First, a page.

“Pompeo delivers anti-Obama Mideast manifesto” (The National Interest); “Pompeo repudiates Obama Mideast policy, takes aim at Iran” (The San Francisco Chronicle); “Pompeo’s Cairo speech revealed the total incoherence of Trump’s Middle East policy” (Vox); “In Cairo, Pompeo delivers Trump’s vision: Confrontation with Iran” (Al Jazeera); “Pompeo’s thankless visit to the Middle East” (PowerLine.com); “Mike Pompeo continues his reassurance tour of the Middle East” (The New York Post).


Political branding has to be precise when there are scores of possible contenders in the race. Such is the case for the 40 potential Democratic presidential hopefuls ready to showcase their distinguishing talents for a chance at the big prize. A few Republicans who eye the White House could follow suit. Well, maybe.

Meanwhile, a certain potential clash of the titans has emerged among Democrats, and it illustrates a simple political truth: Voters have to like the candidate. We’re talking Sen. Elizabeth Warren of Massachusetts and Sen. Kamala D. Harris of California. The former declared her intent to run for president a few weeks ago, the latter has penned a well-received new memoir and is currently on a press blitz and book tour. Which brand will win hearts and minds in these early days?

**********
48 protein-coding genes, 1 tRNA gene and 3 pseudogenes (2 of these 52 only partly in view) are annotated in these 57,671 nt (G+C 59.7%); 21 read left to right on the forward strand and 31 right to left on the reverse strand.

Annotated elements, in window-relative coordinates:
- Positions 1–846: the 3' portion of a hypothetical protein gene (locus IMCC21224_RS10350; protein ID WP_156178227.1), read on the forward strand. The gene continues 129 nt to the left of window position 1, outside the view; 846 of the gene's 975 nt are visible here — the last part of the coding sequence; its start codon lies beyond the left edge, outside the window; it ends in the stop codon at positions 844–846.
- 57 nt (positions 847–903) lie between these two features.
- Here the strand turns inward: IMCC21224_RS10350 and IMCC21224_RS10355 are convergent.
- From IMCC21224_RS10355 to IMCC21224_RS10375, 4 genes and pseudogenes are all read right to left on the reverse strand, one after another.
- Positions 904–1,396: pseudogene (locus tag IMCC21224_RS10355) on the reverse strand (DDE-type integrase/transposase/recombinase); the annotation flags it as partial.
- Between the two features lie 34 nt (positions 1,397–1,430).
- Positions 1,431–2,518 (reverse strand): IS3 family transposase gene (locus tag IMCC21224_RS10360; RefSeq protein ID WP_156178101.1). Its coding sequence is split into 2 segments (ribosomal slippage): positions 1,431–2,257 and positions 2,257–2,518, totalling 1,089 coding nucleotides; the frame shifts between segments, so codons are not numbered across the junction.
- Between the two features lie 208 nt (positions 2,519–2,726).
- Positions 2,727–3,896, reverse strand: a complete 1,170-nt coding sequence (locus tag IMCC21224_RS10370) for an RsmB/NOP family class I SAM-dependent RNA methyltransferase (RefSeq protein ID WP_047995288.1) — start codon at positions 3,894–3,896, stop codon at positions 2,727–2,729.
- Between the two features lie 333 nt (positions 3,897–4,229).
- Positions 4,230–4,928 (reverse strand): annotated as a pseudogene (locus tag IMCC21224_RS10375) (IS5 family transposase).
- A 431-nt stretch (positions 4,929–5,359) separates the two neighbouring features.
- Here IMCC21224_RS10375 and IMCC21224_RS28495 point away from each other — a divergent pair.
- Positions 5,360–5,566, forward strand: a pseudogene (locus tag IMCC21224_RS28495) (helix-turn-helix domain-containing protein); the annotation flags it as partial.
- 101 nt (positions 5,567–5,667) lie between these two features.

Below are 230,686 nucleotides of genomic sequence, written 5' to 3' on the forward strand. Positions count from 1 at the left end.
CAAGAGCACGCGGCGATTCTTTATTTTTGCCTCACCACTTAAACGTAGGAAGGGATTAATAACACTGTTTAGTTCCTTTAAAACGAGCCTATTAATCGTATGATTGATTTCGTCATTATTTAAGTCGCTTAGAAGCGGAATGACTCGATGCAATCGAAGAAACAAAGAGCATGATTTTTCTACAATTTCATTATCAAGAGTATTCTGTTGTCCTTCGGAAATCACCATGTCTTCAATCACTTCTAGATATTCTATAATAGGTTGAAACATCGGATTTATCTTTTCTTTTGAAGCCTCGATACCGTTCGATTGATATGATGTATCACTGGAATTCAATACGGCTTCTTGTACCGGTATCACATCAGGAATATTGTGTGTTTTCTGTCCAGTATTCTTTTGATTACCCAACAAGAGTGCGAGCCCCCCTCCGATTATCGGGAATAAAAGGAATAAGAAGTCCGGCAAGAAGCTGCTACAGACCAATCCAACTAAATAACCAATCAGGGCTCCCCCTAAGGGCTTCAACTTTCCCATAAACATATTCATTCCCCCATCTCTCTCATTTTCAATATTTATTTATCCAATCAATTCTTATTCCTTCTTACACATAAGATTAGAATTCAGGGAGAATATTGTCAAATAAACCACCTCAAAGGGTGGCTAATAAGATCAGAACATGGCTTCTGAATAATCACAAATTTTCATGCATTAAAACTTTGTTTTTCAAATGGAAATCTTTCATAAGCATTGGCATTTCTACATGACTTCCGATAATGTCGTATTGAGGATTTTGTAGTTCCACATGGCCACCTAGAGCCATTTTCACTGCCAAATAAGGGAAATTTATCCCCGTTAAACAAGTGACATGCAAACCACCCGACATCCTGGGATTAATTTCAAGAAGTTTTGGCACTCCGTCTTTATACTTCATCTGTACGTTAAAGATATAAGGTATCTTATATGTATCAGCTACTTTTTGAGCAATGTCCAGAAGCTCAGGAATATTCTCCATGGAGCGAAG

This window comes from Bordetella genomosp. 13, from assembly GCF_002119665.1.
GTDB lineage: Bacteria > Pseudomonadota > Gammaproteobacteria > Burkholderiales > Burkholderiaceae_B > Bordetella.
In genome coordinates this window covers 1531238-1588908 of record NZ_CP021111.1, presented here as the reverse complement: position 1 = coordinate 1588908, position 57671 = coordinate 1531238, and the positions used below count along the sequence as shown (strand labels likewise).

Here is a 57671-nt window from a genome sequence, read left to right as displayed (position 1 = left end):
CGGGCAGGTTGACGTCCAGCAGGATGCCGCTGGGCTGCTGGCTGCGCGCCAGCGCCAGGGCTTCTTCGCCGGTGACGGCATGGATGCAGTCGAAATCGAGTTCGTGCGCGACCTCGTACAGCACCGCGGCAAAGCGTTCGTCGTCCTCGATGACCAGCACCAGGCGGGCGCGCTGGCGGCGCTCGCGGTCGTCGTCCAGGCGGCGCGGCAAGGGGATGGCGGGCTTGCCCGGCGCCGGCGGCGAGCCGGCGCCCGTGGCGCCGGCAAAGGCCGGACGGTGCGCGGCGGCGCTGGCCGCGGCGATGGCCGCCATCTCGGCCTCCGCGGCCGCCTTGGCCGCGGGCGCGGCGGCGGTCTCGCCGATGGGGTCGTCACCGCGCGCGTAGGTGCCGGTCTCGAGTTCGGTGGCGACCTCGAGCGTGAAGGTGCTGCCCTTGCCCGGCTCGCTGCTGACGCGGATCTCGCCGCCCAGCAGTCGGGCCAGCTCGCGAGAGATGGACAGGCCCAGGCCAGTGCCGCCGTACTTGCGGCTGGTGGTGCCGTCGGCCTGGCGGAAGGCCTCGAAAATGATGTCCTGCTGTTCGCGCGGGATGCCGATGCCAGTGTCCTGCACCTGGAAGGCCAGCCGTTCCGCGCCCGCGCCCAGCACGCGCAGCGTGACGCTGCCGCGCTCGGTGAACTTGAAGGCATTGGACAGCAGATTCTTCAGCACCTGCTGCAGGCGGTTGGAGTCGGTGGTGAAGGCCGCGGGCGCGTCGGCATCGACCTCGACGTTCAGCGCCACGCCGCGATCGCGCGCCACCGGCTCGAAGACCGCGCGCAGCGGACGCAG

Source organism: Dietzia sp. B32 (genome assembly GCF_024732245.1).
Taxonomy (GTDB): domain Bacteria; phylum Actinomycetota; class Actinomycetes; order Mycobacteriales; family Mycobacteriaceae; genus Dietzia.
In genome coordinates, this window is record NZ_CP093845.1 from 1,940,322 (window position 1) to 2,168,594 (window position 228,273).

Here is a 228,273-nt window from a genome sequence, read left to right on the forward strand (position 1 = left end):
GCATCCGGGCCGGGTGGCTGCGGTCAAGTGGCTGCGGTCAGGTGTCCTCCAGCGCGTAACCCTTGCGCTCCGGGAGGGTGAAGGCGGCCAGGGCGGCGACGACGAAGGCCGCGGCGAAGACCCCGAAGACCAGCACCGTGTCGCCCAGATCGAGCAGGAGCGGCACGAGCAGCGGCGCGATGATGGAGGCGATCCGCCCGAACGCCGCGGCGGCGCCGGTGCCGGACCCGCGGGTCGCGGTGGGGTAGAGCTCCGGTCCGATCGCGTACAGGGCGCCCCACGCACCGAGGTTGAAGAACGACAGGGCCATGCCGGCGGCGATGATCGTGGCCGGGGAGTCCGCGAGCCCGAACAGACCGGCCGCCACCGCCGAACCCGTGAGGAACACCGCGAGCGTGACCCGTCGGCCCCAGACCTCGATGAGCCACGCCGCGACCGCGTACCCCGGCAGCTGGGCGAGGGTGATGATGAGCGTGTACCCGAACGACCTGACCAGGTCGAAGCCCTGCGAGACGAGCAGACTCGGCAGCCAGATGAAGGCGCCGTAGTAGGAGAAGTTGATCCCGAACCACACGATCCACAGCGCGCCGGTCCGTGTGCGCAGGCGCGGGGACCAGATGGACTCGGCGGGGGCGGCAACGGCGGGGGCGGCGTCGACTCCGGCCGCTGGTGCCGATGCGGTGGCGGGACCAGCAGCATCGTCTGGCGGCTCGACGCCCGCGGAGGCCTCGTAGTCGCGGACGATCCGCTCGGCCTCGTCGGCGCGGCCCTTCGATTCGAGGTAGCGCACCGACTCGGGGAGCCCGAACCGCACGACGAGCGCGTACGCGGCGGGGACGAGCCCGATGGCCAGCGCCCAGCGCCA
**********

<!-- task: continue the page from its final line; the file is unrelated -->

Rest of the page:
“Kamala Harris is laughing all the way to her 2020 presidential announcement. The junior Democratic senator is currently conducting a media tour to promote her new book — ‘The Truths We Hold’ — that’s serving as a playful tease to a White House run that now feels all but inevitable,” writes David Catanese, senior political writer for U.S. News & World Report.

“A week after Elizabeth Warren faced a critique that uncorked a touchy debate about ‘likeability’ — and whether that wholly subjective evaluation should be made about female candidates — Harris is proving herself to be a comfortable conversationalist, bubbly and engaging, and prone to openly cackling at her own wisecracks. In other words, she’s likeable. Even to those well outside of her political ideology,” says Mr. Catanese.

He adds that Ms. Harris also is “unfurling a more serious but lesser-known record as a former attorney general of California that has the potential to cut into Warren’s perceived ownership of combating corporate malfeasance.”


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29 percent of Americans trust the Republican Party the most for “border security”; 76 percent of Republicans, 20 percent of independents and 3 percent of Democrats agree.

27 percent trust the Democratic Party the most; 5 percent of Republicans, 12 percent of independents and 67 percent of Democrats agree.

27 percent trust neither party; 11 percent of Republicans, 44 percent of independents and 15 percent of Democrats agree.

10 percent are not sure; 4 percent of Republicans, 16 percent of independents and 7 percent of Democrats agree.

7 percent trust both parties equally; 4 percent of Republicans, 8 percent of independents and 8 percent of Democrats agree.

Source: An Economist/YouGov poll of 1,500 U.S. adults conducted Jan. 6-8.

• Kindly follow Jennifer Harper on Twitter @HarperBulletin